Cory Maye, a loving father of an 18 month old daughter at the time, was sleeping in his living room the day after Christmas at 12:30 a.m. when he heard banging at the door. He had no prior record, but lived in a rough neighborhood, where break-ins had taken place before, so he grabbed his pistol and ran to the back bedroom to defend his daughter.
His door was finally kicked in and when he saw a dark figure appear in the entryway he fired three shots. After firing the shots, he heard for the first time the announcement that they were police officers. He immediately apologized for firing shots, dropped his his pistol, and slid it towards the door. Unfortunately, one of the shots he fired entered Officer Ron Jones just below the officer’s bullet proof vest, killing him.
The first time Cory, who was not the target of the botched raid, was visited by his mother in prison he told her he did not understand why the officers did not announce themselves and avoid the whole tragedy altogether. Cory was initially convicted of 1st degree murder and sentenced to death. After an appeals process he ultimately reached a plea agreement and served 10-years in prison.
The general rule for centuries has been that when police serve a warrant in a suspect’s house, they first knock on the door and announce who they are and why they are there. This was the common law rule, is understood to be included in the Fourth Amendment’s protection against “unreasonable searches and seizures” and was ultimately codified in 18 U.S.C. §3109.
The knock-and-announce rule was meant to accomplish three things: (1) give the suspect a moment of privacy to compose themselves, (2) prevent the unnecessary destruction of property and (3) prevent mistaken identity as an intruder.
In the last few decades we have seen a large increase in the number of no-knock raids carried out by law enforcement. A no-knock raid is where rather than knocking on the door and announcing that they are here to serve a warrant, law enforcement simply knocks down the suspect’s door, often with guns drawn.
No-knock raids were originally used in extreme cases where officers were concerned for their safety or that evidence could quickly be destroyed. In 1981 only around 3,000 no-knock raids were carried out in the United States, but by 2005 that number increased to 50,000 and last year 80,000 were carried out.
The Cato Institute has tracked the rise of no-knock raids, and documented dozens of botched operations in which innocent people or police officers were killed or injured. Rarely is the government held accountable when things go horribly wrong.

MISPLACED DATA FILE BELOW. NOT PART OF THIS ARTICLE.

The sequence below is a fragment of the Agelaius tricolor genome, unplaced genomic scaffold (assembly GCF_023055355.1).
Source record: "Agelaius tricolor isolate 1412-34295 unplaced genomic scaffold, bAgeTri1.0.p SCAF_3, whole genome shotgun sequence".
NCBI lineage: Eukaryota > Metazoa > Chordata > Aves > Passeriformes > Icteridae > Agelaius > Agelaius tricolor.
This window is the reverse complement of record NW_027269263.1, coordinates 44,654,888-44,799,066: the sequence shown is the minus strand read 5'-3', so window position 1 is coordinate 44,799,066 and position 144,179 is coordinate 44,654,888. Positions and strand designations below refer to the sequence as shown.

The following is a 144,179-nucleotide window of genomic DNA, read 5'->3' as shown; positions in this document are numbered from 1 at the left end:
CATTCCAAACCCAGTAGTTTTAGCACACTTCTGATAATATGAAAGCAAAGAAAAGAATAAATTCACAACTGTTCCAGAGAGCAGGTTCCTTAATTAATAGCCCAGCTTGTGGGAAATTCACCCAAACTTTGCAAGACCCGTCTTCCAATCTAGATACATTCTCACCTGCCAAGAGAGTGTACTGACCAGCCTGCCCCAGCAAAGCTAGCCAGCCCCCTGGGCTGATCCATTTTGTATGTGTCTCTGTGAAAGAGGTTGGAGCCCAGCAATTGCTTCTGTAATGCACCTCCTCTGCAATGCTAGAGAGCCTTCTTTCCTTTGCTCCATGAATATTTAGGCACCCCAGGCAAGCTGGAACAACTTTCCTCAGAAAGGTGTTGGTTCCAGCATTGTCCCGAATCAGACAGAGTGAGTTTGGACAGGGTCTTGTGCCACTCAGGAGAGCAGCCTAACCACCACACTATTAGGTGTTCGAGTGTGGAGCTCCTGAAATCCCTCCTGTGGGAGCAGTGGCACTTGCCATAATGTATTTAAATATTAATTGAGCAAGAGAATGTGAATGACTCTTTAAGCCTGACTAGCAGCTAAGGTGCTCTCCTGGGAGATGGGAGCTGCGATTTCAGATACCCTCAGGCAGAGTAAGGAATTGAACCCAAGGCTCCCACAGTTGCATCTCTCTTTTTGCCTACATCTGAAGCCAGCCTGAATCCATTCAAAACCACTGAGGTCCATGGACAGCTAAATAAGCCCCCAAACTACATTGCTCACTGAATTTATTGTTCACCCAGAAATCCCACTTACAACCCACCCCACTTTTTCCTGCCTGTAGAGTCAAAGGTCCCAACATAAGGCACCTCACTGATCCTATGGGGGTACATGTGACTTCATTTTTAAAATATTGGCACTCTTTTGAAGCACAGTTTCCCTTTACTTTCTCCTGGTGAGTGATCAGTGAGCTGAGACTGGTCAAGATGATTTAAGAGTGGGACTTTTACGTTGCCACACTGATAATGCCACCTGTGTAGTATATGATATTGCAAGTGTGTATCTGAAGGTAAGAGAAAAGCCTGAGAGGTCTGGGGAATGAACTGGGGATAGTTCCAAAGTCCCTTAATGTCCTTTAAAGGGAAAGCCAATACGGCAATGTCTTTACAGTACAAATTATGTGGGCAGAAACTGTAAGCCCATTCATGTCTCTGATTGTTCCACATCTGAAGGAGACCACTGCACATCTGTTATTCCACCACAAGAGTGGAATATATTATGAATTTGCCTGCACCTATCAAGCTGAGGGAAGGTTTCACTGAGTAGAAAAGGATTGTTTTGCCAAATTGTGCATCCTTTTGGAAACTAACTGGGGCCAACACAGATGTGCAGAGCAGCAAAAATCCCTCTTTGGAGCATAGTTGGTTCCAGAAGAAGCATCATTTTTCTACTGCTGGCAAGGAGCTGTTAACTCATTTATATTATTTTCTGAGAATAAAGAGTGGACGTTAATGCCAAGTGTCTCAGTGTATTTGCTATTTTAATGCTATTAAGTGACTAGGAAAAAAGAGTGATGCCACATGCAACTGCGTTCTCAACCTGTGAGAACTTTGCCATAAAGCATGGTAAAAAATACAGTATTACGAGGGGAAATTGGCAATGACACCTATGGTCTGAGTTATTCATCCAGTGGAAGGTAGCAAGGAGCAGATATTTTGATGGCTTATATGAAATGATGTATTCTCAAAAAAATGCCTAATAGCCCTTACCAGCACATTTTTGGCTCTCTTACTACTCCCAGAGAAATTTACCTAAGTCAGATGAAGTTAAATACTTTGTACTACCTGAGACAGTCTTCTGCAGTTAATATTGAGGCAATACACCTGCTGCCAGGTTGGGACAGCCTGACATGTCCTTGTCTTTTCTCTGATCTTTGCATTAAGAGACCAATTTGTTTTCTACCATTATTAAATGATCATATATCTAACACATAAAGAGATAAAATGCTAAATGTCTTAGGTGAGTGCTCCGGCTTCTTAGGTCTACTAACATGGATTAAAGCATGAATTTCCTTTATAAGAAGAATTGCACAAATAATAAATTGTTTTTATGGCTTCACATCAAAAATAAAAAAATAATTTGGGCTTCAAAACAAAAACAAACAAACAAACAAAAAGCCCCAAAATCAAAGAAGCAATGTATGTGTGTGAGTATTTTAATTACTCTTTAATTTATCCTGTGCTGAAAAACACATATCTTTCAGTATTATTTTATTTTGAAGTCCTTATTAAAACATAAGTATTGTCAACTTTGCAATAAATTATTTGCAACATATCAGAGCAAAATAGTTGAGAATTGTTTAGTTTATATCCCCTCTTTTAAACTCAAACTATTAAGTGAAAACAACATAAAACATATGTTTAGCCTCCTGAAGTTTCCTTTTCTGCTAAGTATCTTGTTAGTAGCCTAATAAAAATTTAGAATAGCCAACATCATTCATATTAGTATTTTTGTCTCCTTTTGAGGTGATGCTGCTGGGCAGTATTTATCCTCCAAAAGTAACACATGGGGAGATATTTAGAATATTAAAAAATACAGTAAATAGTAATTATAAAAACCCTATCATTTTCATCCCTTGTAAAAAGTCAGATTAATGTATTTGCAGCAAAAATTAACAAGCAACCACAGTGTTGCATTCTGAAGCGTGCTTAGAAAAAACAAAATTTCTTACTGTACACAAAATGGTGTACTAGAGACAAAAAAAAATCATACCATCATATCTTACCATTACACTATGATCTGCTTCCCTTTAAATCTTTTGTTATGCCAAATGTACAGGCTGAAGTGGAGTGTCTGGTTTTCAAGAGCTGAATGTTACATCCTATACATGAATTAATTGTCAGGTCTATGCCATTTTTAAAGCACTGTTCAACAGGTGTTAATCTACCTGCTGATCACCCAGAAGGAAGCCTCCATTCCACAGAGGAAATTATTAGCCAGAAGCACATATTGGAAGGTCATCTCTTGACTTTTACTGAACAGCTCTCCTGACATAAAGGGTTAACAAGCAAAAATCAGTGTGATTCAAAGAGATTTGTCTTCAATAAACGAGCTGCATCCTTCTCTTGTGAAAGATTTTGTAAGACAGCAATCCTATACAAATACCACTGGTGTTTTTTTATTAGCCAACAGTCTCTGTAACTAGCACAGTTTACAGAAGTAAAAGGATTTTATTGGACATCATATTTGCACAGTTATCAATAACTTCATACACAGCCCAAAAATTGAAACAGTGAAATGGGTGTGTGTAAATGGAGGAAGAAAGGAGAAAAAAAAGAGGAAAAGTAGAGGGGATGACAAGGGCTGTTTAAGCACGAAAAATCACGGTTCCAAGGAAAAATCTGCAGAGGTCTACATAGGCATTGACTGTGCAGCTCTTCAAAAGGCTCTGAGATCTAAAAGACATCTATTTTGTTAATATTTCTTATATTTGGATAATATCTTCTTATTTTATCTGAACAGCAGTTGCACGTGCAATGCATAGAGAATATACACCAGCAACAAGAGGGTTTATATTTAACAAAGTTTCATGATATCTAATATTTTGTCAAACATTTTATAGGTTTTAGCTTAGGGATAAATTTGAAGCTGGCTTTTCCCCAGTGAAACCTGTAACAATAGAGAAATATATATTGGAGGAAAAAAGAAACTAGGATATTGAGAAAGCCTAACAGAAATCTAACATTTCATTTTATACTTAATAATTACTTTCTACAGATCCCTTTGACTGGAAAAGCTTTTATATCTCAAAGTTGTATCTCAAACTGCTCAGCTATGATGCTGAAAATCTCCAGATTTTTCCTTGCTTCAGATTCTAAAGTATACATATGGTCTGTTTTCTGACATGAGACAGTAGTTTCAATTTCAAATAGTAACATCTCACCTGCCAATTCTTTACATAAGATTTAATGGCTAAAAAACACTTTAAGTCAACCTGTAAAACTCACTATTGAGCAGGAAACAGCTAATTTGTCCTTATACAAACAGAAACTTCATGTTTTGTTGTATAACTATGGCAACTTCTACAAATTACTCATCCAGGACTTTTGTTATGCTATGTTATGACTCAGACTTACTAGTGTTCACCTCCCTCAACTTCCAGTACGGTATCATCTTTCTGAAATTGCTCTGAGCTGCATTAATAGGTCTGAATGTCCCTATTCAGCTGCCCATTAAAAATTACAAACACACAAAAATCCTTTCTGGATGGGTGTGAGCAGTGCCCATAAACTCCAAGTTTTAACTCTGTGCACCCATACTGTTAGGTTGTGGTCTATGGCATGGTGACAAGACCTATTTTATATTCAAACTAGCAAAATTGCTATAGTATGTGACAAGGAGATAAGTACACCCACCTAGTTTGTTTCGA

No-knock warrants are available if issued by a judge, but often these raids are carried out without specific authority to do so. A Supreme Court case, Hudson v. Michigan (2006), made this more likely by ruling that a violation of the knock-and-announce rule does not require the suppression of evidence found during the search.
While one of the main purposes for no-knock raids was to increase safety, the way they have been carried out has had the opposite effect. The raid on Cory Maye illustrates this point well, and there have been other tragedies as well.
Consider the tragic example of Jose Guerena, an Iraq War veteran who served two tours with the Marines and had no prior record. One morning his wife saw a gunman outside their son’s window and was frightened because two of her relatives had been killed during a home invasion. Jose told his wife and children to hide in a closet while he grabbed his AR-15 in order to defend his family from what seemed to be an attack.
What was really happening was a no-knock raid carried out by law enforcement. Once police broke down the front door of Jose’s house they unloaded over 70 bullets in a matter of 7 seconds, 60 of which hit Jose. An ambulance arrived within two minutes but law enforcement would not allow paramedics to attend Jose for another hour. He would eventually bleed to death, in his own home, alone.
Police at first claimed Jose shot first but it was later discovered that he still had his safety on when he was shot. Nothing illegal was found in his home.
We have moved away from requiring officers knock-and-announce towards allowing more no-knock raids, in part to supposedly promote safety. But when someone thinks a burglar is breaking into their home, mistakes are often made. People, both police and suspects, have lost their lives because of needless misunderstandings. We should return to the knock-and-announce rule, except for the most hardened criminals, before more tragedies take place.